Understanding the effect of Arctic sea ice decline on the Atlantic meridional overturning circulation

September 18, 2017
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Arctic sea ice decline and its impacts within two climate GCM experiments perturbing sea ice radiation balance: LW (blue line; reducing longwave emissivity of sea ice) and SW (orange line; reducing shortwave reflectivity). Both perturbation experiments start from the same preindustrial control (CTL, purple line). Sea ice radiative balance is perturbed instantaneously (vertical dashed lines in d,e) and then maintained for the duration of each experiment. (a,b) Annual-mean sea ice concentration in the CTL and SW experiments, and (c) SST anomalies during the last 50 years of the latter simulation. (d,e) Total area of Arctic sea ice and AMOC volume transport as a function of time in the CTL, LW, and SW experiments. (click image to enlarge)

Can the ongoing Arctic sea ice decline weaken the Atlantic meridional overturning circulation (AMOC)? This is a question raised by a new study recently published in Nature Climate Change. The conventional view on the connection between the AMOC and Arctic sea ice is that a weakening of the AMOC should reduce ocean poleward heat transport and, hence, expand sea ice. However, can sea ice changes affect the AMOC? The authors argue that this is exactly what happens on multi-decadal timescales. The idea is that Arctic sea ice decline would expose the ocean to anomalous surface heat and freshwater fluxes, resulting in positive buoyancy anomalies that can propagate downstream to the North Atlantic, in due time suppressing deep convection and weakening the AMOC.

The study consists of several interrelated parts. In the first one, the authors use an optimal flux perturbations framework and an adjoint approach to estimate the AMOC sensitivity to ocean surface buoyancy forcing over the Arctic and globally. This analysis shows that on decadal timescales surface flux anomalies over the subpolar North Atlantic have the largest impact on the AMOC; however, on multi-decadal timescales (longer than 20-30 years), it is flux anomalies in the Arctic that become more important. Then the authors use the observed, or more accurately described “reconstructed,” flux anomalies over the Arctic for the past three decades to force a forward ocean model. The experiment shows an AMOC gradual decline on the order of 2-4 Sv, comparable to the recent AMOC weakening captured by the RAPID array over the last decade. Finally, the authors conduct sensitivity experiments using a comprehensive coupled climate model wherein they impose a sea ice reduction comparable to the observed since the 1980s. The AMOC in these computations loses up to 40% of its strength (Figure). At the same time, a cooling anomaly develops over a localized region of the North Atlantic reminiscent of the so-called “Warming Hole” observed at subpolar latitudes. Therefore, the Arctic sea ice decline may explain the suggested slow-down of the AMOC and the persistence of the Warming Hole. The main conclusion of the study is that by modulating meridional overturning circulation Arctic sea ice can play an active role in ocean and climate change.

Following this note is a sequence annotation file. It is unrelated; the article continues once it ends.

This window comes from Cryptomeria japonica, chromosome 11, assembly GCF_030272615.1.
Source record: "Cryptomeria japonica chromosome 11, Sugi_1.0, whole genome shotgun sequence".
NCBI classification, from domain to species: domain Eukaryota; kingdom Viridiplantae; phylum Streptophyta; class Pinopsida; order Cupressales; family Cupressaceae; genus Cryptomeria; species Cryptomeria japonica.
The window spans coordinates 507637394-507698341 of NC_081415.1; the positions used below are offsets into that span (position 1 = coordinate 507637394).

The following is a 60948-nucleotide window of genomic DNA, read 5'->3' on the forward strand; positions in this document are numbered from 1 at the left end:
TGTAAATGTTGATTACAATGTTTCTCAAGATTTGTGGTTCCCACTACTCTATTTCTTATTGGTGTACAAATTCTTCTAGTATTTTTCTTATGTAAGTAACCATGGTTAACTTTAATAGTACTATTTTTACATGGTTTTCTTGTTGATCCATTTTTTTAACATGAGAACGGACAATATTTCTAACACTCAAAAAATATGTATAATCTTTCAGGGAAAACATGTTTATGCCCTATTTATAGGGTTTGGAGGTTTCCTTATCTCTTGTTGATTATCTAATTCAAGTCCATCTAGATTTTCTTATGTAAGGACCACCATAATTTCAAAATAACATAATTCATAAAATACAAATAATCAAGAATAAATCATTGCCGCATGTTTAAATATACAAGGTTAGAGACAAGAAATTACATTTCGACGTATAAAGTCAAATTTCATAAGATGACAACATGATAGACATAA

Written by 
Alexey Fedorov, Yale University

Florian Sévellec1, Alexey V. Fedorov2 & Wei Liu2